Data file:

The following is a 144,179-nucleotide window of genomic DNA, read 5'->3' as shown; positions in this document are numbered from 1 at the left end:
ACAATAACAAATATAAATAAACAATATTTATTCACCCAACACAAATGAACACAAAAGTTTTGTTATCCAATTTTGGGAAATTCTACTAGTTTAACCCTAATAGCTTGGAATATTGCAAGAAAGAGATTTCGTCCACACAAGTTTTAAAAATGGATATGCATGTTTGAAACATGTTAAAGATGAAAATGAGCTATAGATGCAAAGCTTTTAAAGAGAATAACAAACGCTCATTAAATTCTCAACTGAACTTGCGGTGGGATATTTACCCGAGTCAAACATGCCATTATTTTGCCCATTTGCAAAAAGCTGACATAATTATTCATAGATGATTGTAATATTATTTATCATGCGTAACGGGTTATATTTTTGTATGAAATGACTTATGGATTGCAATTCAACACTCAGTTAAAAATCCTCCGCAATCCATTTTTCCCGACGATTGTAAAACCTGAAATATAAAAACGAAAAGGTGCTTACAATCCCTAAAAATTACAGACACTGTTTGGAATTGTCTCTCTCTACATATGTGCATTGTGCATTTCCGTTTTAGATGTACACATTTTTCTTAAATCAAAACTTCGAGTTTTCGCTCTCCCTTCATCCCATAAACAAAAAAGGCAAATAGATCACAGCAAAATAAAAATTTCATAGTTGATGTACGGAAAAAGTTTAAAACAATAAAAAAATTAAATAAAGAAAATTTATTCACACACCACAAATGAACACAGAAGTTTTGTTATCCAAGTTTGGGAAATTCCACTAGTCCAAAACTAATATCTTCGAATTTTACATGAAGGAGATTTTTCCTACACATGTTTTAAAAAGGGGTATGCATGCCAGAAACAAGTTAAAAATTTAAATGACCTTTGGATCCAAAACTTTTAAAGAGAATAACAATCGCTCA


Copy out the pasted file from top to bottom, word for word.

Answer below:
The following is a 144,179-nucleotide window of genomic DNA, read 5'->3' as shown; positions in this document are numbered from 1 at the left end:
ACAATAACAAATATAAATAAACAATATTTATTCACCCAACACAAATGAACACAAAAGTTTTGTTATCCAATTTTGGGAAATTCTACTAGTTTAACCCTAATAGCTTGGAATATTGCAAGAAAGAGATTTCGTCCACACAAGTTTTAAAAATGGATATGCATGTTTGAAACATGTTAAAGATGAAAATGAGCTATAGATGCAAAGCTTTTAAAGAGAATAACAAACGCTCATTAAATTCTCAACTGAACTTGCGGTGGGATATTTACCCGAGTCAAACATGCCATTATTTTGCCCATTTGCAAAAAGCTGACATAATTATTCATAGATGATTGTAATATTATTTATCATGCGTAACGGGTTATATTTTTGTATGAAATGACTTATGGATTGCAATTCAACACTCAGTTAAAAATCCTCCGCAATCCATTTTTCCCGACGATTGTAAAACCTGAAATATAAAAACGAAAAGGTGCTTACAATCCCTAAAAATTACAGACACTGTTTGGAATTGTCTCTCTCTACATATGTGCATTGTGCATTTCCGTTTTAGATGTACACATTTTTCTTAAATCAAAACTTCGAGTTTTCGCTCTCCCTTCATCCCATAAACAAAAAAGGCAAATAGATCACAGCAAAATAAAAATTTCATAGTTGATGTACGGAAAAAGTTTAAAACAATAAAAAAATTAAATAAAGAAAATTTATTCACACACCACAAATGAACACAGAAGTTTTGTTATCCAAGTTTGGGAAATTCCACTAGTCCAAAACTAATATCTTCGAATTTTACATGAAGGAGATTTTTCCTACACATGTTTTAAAAAGGGGTATGCATGCCAGAAACAAGTTAAAAATTTAAATGACCTTTGGATCCAAAACTTTTAAAGAGAATAACAATCGCTCA